In the m-cresol:benzene azeotropic apparatus there was placed 4,4'-sulfonyldianiline (SDA-4,4) (2.2320 g., 0.009 mole) in 15 ml. of m-cresol and 10 ml. of benzene. After warming to approximately 50° C., a solution of maleic anhydride (0.1961 g., 0.002 mole) in 15 ml. of m-cresol was added over about 1/2 hour. The resulting solution was heated at 100° C. for 1 hour, and then a solution of BTCA (2.5778 g., 0.008 mole) in 20 ml. of m-cresol was added. The solution was heated to reflux and over 11/2 hours 0.27 ml. of water was collected. After cooling, the reaction mixture was concentrated on a rotary flash evaporator and the residue was vacuum-dried at 150° C. for 30 hours. The residue was then dissolved in 30 ml. of m-cresol at 70°-80° C. and acetic anhydride (0.4685 g., 0.00261 mole) and sodium acetate (0.0215 g., 0.000261 mole) were added. The solution was heated and stirred at 70°-80° C. for 4 hours. The oligomer was then precipitated with methanol and was washed 3 times with hot methanol to yield, after vacuum-drying at 110° C., 4.3 g. (88%) of a yellow solid whose infrared spectrum was consistent with that expected for the compound, and very similar to that of BTMI-3. BTMI-4 began to melt at 255° C. but did not completely melt by 300° C. It was soluble in hot m-cresol, DMAC and sulfolane.
The TGA in air of BTMI-4 showed a loss of approximately 7% below 300° C., due to retained solvent. A small sample was dried at 300° C. for 1 hour to give BTMI-4-H300 whose TGA in air is identical with that of BTMI-3-H300 and showed an inflection point in excess of 500° C.
Analysis: Calc'd. for C252 H124 N18 O62 S9 : C, 64.61; H, 2.67; N, 5.38; O, 21.18 S, 6.16. Found: C, 64.35; H, 2.81; N, 5.53; O, --; S, --.
In the m-cresol:benzene azeotropic apparatus was placed oxydianiline (ODA) (4.004 g., 0.02 mole) in 15 ml. of m-cresol and 10 ml. of benzene. After warming to 40° C., a solution of maleic anhydride (1.961 g., 0.02 mole) in 15 ml. of m-cresol was added to give a red solution, which was heated at 90°-100° C. for 1 hour. A yellow precipitate soon formed which did not redissolve. Then BTCA (3.222 g., 0.01 mole) in 35 ml. of m-cresol was added. The temperature was maintained at 90°-100° C. for 1 hour. Solution did not occur. Then the temperature was raised to approximately 100° C. (reflux) and maintained for 1 1/2 hours. No water was collected in the Dean-Stark trap. Then the reaction mixture was cooled, the solvent removed on a rotary flash evaporator and the residue was vacuum-dried at 150° C. for 24 hours to yield the hemiamic acid, 8.7088 g. (95%). The product was partially soluble in hot m-cresol and was insoluble in DMAC, sulfolane and acetic anhydride.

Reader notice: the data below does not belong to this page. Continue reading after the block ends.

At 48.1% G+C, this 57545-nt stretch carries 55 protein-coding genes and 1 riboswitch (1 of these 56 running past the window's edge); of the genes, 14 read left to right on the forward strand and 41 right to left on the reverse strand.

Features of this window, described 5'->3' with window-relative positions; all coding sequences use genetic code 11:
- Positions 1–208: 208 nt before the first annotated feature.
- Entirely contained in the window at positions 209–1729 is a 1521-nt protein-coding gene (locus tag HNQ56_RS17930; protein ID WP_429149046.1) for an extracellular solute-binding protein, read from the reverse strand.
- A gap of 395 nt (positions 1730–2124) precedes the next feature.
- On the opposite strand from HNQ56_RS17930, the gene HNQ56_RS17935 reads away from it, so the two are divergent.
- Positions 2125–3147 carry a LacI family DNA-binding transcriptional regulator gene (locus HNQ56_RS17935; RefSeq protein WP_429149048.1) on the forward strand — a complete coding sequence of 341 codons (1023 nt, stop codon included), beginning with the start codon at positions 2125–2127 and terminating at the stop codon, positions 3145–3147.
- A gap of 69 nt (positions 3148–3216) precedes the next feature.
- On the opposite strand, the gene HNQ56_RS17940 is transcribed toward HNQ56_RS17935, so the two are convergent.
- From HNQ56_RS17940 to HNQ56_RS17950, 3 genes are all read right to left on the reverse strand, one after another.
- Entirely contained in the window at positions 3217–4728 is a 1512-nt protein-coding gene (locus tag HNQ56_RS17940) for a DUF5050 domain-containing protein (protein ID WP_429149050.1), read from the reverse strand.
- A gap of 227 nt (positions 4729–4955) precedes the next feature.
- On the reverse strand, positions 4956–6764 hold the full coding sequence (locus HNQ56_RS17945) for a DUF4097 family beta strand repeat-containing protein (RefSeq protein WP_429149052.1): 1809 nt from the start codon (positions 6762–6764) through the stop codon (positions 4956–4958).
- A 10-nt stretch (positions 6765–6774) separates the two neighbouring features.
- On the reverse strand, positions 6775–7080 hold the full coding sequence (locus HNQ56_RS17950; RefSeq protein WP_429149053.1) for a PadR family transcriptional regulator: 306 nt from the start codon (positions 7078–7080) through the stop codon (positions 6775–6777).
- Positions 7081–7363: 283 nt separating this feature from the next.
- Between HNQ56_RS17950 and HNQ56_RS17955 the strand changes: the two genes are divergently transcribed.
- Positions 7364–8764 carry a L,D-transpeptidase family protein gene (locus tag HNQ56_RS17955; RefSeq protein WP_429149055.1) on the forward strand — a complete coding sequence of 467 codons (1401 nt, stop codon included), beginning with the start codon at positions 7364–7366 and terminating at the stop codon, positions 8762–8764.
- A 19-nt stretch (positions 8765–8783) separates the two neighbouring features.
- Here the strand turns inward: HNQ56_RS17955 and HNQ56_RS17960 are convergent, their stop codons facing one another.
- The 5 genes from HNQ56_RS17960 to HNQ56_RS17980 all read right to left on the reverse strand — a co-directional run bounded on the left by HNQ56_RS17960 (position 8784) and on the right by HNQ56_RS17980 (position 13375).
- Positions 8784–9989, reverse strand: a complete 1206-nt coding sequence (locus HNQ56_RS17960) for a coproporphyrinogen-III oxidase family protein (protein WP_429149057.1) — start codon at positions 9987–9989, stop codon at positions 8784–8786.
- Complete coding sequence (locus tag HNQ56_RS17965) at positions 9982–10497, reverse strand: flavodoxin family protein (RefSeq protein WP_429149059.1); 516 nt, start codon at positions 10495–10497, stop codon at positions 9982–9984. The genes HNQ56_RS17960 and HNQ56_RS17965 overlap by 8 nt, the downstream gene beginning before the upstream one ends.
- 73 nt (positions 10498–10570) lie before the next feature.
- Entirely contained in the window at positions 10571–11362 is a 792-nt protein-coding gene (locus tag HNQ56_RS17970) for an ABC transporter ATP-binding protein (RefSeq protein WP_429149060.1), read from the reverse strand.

Analysis: Calc'd. for (hemiamic acid) C49 H30 N4 O13 : C, 66.66; H, 3.43; N, 6.30; O, 23.56. Found: C, 66.60; H, 3.55; N, 6.46; O, --.
|Cited Patent||Filing date||Publication date||Applicant||Title|
|US3671490 *||22 Jan 1971||20 Jun 1972||Rhone Poulenc Sa||Cross-linked polyimides|
|US3763114 *||22 Jul 1971||2 Oct 1973||American Cyanamid Co||Preparation of a thermosettable polyimide|
|US3879349 *||12 Nov 1973||22 Apr 1975||Hughes Aircraft Co||Homopolymerization of acetylene substituted polyimide polymers|
|Citing Patent||Filing date||Publication date||Applicant||Title|
|US4161477 *||8 Apr 1976||17 Jul 1979||John V. Long||Polyimide resin-forming composition|